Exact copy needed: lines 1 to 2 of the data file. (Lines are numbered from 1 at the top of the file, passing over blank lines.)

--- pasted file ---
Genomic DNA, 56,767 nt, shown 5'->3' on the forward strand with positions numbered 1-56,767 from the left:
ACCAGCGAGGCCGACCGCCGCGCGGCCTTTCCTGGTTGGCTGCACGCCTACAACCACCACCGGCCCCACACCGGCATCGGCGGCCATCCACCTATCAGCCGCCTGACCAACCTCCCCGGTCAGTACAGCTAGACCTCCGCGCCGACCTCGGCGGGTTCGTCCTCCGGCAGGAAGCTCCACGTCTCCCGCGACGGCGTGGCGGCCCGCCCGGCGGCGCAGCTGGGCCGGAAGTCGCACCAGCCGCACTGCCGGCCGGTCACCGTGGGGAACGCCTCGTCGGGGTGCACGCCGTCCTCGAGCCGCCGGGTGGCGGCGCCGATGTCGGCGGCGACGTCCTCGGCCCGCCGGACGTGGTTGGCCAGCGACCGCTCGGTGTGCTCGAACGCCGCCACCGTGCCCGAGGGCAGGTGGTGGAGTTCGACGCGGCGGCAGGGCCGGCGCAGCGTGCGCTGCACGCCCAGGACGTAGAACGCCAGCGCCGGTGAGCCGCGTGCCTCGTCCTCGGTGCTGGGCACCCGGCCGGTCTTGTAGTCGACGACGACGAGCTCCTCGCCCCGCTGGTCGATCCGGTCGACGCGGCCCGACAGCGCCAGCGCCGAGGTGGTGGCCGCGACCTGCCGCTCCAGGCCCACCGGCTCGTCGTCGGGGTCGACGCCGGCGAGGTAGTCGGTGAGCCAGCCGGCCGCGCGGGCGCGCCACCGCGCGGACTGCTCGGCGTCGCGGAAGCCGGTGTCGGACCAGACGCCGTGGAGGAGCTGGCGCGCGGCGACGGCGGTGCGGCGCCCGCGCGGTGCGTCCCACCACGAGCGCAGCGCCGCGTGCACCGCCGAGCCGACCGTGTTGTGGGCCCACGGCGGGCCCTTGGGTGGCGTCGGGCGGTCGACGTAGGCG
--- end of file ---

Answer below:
Genomic DNA, 56,767 nt, shown 5'->3' on the forward strand with positions numbered 1-56,767 from the left:
ACCAGCGAGGCCGACCGCCGCGCGGCCTTTCCTGGTTGGCTGCACGCCTACAACCACCACCGGCCCCACACCGGCATCGGCGGCCATCCACCTATCAGCCGCCTGACCAACCTCCCCGGTCAGTACAGCTAGACCTCCGCGCCGACCTCGGCGGGTTCGTCCTCCGGCAGGAAGCTCCACGTCTCCCGCGACGGCGTGGCGGCCCGCCCGGCGGCGCAGCTGGGCCGGAAGTCGCACCAGCCGCACTGCCGGCCGGTCACCGTGGGGAACGCCTCGTCGGGGTGCACGCCGTCCTCGAGCCGCCGGGTGGCGGCGCCGATGTCGGCGGCGACGTCCTCGGCCCGCCGGACGTGGTTGGCCAGCGACCGCTCGGTGTGCTCGAACGCCGCCACCGTGCCCGAGGGCAGGTGGTGGAGTTCGACGCGGCGGCAGGGCCGGCGCAGCGTGCGCTGCACGCCCAGGACGTAGAACGCCAGCGCCGGTGAGCCGCGTGCCTCGTCCTCGGTGCTGGGCACCCGGCCGGTCTTGTAGTCGACGACGACGAGCTCCTCGCCCCGCTGGTCGATCCGGTCGACGCGGCCCGACAGCGCCAGCGCCGAGGTGGTGGCCGCGACCTGCCGCTCCAGGCCCACCGGCTCGTCGTCGGGGTCGACGCCGGCGAGGTAGTCGGTGAGCCAGCCGGCCGCGCGGGCGCGCCACCGCGCGGACTGCTCGGCGTCGCGGAAGCCGGTGTCGGACCAGACGCCGTGGAGGAGCTGGCGCGCGGCGACGGCGGTGCGGCGCCCGCGCGGTGCGTCCCACCACGAGCGCAGCGCCGCGTGCACCGCCGAGCCGACCGTGTTGTGGGCCCACGGCGGGCCCTTGGGTGGCGTCGGGCGGTCGACGTAGGCG